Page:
Scores of Israeli travellers 'trapped' at Dubai airport
Israeli Channel 12 quoted tourists saying they were held at the airport after a change in visa regulations, which prevented them from entering into the UAE.
According to later reports, the issue was soon resolved.
The passengers were allowed to enter Dubai after "nerve-racking" hours, during which they were prevented from leaving the airport.
FlyDubai flight FZ1628 departed from Ben Gurion Airport in Tel Aviv and landed in Dubai at 6am on Monday. After they landed, passengers who only held Israeli passports were not immediately granted entry to the UAE, which had recently signed a normalisation agreement with Israel.
Israeli foreign ministry spokesman Lior Haiat said that passengers would be allowed to enter the country after filling out an e-Visa application.
The news has prompted an apology from Fly Dubai.
"In response to recent media reports circulating on the entry of Israeli citizens to UAE, FlyDubai has apologised to the affected passengers who experienced a delay on arrival to Dubai on Monday," Dubai-based Gulf News cited the UAE ministry of foreign affairs as saying.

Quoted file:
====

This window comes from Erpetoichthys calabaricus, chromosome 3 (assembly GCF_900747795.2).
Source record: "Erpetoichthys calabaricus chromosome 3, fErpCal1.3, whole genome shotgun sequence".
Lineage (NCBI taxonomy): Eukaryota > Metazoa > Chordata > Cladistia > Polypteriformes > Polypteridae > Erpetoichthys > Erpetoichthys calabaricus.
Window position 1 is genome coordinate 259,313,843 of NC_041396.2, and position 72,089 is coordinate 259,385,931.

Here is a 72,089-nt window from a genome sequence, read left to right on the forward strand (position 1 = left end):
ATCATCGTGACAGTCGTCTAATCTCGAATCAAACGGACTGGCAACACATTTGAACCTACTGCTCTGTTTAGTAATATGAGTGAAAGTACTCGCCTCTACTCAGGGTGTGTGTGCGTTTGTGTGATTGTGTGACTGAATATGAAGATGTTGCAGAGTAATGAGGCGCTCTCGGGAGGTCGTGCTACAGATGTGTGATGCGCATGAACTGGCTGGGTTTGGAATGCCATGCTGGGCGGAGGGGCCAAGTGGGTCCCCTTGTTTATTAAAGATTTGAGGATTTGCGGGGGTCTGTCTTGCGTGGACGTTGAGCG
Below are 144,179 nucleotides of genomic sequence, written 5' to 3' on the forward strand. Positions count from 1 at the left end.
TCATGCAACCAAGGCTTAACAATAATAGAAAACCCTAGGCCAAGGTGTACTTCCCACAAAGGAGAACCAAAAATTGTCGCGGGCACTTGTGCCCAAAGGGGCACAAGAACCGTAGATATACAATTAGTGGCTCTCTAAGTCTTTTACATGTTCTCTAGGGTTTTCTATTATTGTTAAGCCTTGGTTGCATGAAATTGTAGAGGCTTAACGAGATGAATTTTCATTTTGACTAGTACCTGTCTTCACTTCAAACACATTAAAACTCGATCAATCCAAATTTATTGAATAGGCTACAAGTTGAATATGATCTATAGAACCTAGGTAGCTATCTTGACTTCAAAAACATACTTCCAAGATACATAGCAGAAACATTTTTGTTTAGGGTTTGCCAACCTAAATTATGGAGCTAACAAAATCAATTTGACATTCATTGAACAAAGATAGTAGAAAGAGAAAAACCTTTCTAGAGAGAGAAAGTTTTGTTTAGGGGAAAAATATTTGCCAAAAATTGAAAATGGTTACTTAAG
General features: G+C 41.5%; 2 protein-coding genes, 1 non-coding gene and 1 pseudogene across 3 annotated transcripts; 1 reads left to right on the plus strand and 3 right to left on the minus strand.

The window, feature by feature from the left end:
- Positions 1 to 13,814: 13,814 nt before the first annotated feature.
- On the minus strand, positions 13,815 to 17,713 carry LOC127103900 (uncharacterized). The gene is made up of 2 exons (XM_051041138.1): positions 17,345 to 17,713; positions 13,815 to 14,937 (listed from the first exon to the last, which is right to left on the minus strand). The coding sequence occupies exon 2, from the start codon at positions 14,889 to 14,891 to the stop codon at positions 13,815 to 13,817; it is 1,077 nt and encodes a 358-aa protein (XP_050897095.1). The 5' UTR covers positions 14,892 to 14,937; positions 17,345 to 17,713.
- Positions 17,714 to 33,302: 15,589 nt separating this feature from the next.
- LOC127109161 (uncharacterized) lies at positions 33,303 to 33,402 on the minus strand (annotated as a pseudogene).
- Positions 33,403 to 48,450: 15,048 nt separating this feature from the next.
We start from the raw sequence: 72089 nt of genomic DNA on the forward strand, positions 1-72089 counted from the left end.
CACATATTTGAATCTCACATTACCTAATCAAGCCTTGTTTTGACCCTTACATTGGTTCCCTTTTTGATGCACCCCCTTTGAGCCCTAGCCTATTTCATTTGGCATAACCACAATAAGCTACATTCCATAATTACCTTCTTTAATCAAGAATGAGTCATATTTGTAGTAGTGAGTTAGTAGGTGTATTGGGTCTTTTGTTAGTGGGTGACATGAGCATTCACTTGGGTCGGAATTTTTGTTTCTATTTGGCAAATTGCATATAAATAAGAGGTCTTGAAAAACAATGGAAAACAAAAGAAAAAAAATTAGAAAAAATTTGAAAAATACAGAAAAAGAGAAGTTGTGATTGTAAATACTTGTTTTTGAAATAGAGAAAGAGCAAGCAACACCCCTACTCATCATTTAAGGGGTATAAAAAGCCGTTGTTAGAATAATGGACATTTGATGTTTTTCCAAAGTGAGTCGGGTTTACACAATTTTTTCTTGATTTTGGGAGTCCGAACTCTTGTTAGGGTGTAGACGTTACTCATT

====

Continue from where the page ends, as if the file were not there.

"We apologise to the 155 passengers who were delayed on arrival this morning. We are reviewing the reasons behind the delay and fully understand that this was inconvenient to our passengers' schedules. This is not the standard of service we expect for any of our passengers and we are also revalidating the processes and procedures to prevent any delays to subsequent flights," reports cited a FlyDubai spokesperson saying.
Read also: Lebanon renews calls for 'Israeli withdrawal from occupied Lebanese territories' during border talks
The reports surfaced days after the UAE announced it will "activate tourist entry visas through airlines and travel and tourism offices for Israeli passport holders".
The measure was put in place until the two countries finalise a mutual visa waiver agreement. The same will apply to UAE nationals visiting Israel.
In September, the UAE became the third Arab country to normalise ties with Israel following Egypt in 1979 and Jordan in 1994.
Bahrain and Sudan have also agreed to normalise relations, despite an Arab agreement that Israel should only be recognised after an independent Palestinian state is established.
Follow us on Facebook, Twitter and Instagram to stay connected